• They pollute the module namespace with unnecessary variables.
  • They don’t permit lazy allocation and initialization; all global variables will be loaded during the module import process.
  • It’s not possible to re-use the code because you can not use the inheritance.
  • No special methods and no object-oriented programming benefits at all.

Classic singleton

In classic singleton in Python, we check whether an instance is already created. If it is created, we return it; otherwise, we create a new instance, assign it to a class attribute, and return it.

Let’s try to create a dedicated singleton class:

class Singleton(object):

   def __new__(cls):

       if not hasattr(cls, 'instance'):

           cls.instance = super(Singleton, cls).__new__(cls)

       return cls.instance

Here, before creating the instance, we check for the special __new__ method, which is called right before __init__ if we had created an instance earlier. If not, we create a new instance; otherwise, we return the already created instance.

Let’s check how it works:

>>> singleton = Singleton()

>>> another_singleton = Singleton()

>>> singleton is another_singleton


>>> singleton.only_one_var = "I'm only one var"

>>> another_singleton.only_one_var

I'm only one var

Try to subclass the Singleton class with another one.

class Child(Singleton):


If it’s a successor of Singleton, all of its instances should also be the instances of Singleton, thus sharing its states. But this doesn’t work as illustrated in the following code:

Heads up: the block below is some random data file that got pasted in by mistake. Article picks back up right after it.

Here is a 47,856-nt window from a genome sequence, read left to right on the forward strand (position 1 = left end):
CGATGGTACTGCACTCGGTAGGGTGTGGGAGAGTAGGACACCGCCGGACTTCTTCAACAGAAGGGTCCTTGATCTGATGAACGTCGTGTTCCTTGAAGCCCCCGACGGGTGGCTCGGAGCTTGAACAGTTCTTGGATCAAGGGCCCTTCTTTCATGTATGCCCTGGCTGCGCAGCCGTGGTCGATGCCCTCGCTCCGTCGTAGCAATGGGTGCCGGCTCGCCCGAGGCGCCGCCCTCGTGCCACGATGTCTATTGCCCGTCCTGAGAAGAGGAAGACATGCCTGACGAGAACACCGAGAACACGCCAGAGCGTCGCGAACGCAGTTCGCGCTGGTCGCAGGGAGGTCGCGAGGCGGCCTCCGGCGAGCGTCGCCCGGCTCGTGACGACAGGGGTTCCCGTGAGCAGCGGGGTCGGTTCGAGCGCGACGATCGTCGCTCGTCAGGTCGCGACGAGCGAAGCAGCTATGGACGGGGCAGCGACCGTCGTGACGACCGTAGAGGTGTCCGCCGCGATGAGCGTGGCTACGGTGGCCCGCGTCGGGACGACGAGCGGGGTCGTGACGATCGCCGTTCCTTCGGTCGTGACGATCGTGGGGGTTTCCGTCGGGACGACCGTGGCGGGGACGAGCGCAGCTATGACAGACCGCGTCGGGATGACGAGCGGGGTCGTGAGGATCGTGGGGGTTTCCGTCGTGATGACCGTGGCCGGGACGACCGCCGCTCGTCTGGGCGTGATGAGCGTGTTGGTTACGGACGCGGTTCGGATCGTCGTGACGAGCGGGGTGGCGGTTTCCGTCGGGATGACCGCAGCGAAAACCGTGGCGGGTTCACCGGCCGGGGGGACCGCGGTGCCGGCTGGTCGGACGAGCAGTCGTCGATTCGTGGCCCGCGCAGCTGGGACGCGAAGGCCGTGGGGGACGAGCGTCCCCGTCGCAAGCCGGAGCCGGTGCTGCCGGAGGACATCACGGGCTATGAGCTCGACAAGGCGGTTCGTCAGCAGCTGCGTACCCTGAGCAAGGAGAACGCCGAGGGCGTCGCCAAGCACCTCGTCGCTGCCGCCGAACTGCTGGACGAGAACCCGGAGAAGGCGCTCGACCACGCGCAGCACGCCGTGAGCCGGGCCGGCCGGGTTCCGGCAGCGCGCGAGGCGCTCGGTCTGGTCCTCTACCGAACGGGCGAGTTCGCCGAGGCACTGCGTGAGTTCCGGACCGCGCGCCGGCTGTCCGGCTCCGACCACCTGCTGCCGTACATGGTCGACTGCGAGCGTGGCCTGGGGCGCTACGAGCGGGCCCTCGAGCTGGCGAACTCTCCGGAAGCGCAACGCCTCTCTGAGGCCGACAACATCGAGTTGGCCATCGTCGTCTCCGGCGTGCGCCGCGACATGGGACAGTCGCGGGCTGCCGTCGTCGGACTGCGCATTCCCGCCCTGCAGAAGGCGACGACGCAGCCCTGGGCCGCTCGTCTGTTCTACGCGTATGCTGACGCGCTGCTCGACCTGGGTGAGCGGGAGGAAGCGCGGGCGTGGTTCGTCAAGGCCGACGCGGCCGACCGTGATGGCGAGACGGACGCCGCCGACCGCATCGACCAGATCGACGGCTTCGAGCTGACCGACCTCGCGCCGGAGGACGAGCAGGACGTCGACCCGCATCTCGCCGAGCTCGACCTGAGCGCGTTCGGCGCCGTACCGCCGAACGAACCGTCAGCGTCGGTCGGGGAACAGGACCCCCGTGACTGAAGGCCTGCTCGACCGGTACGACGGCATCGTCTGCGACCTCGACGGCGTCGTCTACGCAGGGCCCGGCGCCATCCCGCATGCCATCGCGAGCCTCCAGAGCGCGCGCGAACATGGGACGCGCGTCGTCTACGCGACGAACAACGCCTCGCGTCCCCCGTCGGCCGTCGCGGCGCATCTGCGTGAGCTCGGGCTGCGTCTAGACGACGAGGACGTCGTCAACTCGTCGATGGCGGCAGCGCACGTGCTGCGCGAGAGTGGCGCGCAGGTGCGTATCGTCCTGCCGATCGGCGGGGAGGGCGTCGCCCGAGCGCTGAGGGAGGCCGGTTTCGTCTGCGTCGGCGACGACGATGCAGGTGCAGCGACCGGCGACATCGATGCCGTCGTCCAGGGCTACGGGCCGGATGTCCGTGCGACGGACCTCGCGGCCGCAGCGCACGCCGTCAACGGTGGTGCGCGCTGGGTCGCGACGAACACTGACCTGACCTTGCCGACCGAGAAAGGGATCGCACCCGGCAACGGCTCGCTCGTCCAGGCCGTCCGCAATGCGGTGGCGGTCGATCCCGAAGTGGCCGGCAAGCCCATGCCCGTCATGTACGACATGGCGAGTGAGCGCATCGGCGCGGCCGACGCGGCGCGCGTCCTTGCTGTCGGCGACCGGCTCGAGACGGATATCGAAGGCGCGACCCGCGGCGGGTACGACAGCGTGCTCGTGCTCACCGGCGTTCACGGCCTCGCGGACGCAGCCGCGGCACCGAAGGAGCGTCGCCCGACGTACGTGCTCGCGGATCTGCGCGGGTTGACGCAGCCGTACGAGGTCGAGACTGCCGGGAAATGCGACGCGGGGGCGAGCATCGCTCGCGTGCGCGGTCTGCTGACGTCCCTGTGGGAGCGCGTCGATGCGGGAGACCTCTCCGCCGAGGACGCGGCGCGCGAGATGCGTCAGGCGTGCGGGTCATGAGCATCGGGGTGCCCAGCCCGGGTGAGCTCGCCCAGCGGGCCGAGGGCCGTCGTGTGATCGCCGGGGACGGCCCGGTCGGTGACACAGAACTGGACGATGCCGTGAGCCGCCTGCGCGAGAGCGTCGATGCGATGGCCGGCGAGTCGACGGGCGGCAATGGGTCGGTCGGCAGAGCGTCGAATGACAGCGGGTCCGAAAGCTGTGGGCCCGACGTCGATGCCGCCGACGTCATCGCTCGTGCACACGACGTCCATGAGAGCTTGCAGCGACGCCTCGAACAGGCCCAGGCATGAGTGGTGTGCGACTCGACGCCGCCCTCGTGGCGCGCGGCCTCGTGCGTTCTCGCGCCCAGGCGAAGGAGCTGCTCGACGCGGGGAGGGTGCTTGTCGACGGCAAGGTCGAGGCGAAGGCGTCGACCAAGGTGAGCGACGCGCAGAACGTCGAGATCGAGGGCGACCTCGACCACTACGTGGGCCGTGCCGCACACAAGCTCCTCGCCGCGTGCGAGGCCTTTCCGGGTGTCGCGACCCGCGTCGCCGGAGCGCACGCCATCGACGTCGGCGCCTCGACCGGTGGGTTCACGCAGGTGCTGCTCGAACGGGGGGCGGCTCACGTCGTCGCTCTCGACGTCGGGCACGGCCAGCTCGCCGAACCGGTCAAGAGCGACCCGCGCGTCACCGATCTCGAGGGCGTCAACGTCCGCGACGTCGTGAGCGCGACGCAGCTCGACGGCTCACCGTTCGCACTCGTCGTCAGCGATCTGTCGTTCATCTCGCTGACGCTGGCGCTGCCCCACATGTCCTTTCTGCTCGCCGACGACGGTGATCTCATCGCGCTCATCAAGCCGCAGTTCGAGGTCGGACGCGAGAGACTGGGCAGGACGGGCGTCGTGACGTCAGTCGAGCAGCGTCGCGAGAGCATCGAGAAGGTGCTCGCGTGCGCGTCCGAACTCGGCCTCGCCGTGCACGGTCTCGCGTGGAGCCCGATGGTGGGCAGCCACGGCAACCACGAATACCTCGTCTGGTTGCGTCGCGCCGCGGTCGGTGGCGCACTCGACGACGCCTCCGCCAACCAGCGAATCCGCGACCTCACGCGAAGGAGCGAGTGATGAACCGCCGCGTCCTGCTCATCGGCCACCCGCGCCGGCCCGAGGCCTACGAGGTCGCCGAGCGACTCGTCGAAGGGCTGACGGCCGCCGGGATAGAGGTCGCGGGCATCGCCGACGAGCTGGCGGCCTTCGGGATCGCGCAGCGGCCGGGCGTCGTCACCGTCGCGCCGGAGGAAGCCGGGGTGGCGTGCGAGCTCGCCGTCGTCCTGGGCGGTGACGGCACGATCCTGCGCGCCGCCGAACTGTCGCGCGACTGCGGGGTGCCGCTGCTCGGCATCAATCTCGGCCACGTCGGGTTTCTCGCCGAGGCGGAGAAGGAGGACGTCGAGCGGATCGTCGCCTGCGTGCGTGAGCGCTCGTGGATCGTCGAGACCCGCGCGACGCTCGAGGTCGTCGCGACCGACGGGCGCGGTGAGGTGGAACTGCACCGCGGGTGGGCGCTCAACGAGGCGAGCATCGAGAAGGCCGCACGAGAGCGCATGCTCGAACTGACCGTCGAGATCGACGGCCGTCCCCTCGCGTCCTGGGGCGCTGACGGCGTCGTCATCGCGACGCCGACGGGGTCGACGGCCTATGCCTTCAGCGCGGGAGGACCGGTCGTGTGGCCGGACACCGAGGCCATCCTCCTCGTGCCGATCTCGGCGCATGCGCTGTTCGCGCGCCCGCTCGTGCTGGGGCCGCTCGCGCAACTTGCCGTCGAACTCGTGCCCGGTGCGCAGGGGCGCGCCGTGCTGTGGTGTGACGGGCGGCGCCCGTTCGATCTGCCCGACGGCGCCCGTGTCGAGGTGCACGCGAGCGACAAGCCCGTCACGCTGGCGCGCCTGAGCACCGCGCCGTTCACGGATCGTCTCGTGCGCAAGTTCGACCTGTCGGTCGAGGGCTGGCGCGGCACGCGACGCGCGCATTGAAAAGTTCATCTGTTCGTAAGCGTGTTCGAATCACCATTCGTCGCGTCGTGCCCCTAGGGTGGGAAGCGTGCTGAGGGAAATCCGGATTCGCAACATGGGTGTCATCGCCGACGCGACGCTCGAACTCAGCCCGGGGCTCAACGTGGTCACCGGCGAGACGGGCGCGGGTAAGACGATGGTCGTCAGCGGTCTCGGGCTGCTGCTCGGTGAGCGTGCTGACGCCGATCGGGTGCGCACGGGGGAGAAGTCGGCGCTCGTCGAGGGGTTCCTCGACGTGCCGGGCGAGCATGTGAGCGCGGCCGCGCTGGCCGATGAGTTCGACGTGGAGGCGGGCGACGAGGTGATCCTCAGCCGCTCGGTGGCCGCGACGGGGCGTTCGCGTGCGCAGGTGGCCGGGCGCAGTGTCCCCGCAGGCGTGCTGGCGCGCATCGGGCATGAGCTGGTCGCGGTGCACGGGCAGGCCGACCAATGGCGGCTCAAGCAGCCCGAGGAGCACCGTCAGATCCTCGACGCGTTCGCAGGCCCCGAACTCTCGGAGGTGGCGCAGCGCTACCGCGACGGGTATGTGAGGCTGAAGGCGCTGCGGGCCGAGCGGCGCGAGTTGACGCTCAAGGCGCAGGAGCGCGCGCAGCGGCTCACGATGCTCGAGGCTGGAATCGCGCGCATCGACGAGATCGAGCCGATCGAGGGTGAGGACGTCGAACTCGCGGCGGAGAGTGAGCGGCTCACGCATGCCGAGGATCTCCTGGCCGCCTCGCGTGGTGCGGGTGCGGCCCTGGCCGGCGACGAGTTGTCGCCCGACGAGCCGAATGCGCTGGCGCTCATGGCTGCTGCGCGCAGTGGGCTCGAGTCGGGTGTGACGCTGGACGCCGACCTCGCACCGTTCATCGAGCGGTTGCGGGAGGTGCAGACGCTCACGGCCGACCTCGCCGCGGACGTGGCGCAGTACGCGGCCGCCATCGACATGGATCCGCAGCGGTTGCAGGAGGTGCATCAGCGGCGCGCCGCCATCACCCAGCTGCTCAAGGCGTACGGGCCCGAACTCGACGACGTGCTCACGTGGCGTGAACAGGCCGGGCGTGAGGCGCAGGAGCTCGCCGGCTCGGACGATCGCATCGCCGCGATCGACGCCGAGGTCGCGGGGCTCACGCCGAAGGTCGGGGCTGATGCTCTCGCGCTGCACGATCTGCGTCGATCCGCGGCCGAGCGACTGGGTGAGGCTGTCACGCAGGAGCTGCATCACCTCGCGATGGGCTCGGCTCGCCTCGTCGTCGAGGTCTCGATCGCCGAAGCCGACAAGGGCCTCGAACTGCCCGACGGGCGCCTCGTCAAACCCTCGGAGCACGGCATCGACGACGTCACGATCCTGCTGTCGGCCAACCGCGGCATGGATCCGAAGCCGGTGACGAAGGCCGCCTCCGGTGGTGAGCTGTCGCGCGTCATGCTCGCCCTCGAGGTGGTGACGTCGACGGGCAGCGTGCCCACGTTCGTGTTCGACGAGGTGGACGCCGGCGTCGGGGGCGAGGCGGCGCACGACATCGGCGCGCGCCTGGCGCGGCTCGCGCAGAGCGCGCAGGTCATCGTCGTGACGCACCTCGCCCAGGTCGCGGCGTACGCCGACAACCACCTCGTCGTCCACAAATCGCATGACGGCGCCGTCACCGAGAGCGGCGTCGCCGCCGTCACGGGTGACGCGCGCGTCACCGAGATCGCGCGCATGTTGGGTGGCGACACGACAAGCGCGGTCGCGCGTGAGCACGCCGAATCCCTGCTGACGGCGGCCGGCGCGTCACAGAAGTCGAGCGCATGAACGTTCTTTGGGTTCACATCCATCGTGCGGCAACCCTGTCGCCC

>>> child = Child()

>>> child is singleton

>>> False

>>> child.only_one_var

AttributeError: Child instance has no attribute 'only_one_var'

To avoid this situation, the borg singleton is used.

Borg singleton

Borg is also known as monostate. In the borg pattern, all of the instances are different, but they share the same state.

In the following code , the shared state is maintained in the _shared_state attribute. And all new instances of the Borg class will have this state as defined in the __new__ class method.

class Borg(object):
    _shared_state = {}

    def __new__(cls, *args, **kwargs):

        obj = super(Borg, cls).__new__(cls, *args, **kwargs)
        obj.__dict__ = cls._shared_state
        return obj

Generally, Python stores the instance state in the __dict__ dictionary and when instantiated normally, every instance will have its own __dict__. But, here we deliberately assign the class variable _shared_state to all of the created instances.

Here is how it works with subclassing:

class Child(Borg):
>>> borg = Borg()
>>> another_borg = Borg()
>>> borg is another_borg
>>> child = Child()
>>> borg.only_one_var = "I'm the only one var"
>>> child.only_one_var
I'm the only one var

So, despite the fact that you can’t compare objects by their identity, using the is statement, all child objects share the parents’ state.

If you want to have a class, which is a descendant of the Borg class but has a different state, you can reset shared_state as follows:

class AnotherChild(Borg):
    _shared_state = {}

>>> another_child = AnotherChild()
>>> another_child.only_one_var
AttributeError: AnotherChild instance has no attribute 'shared_state'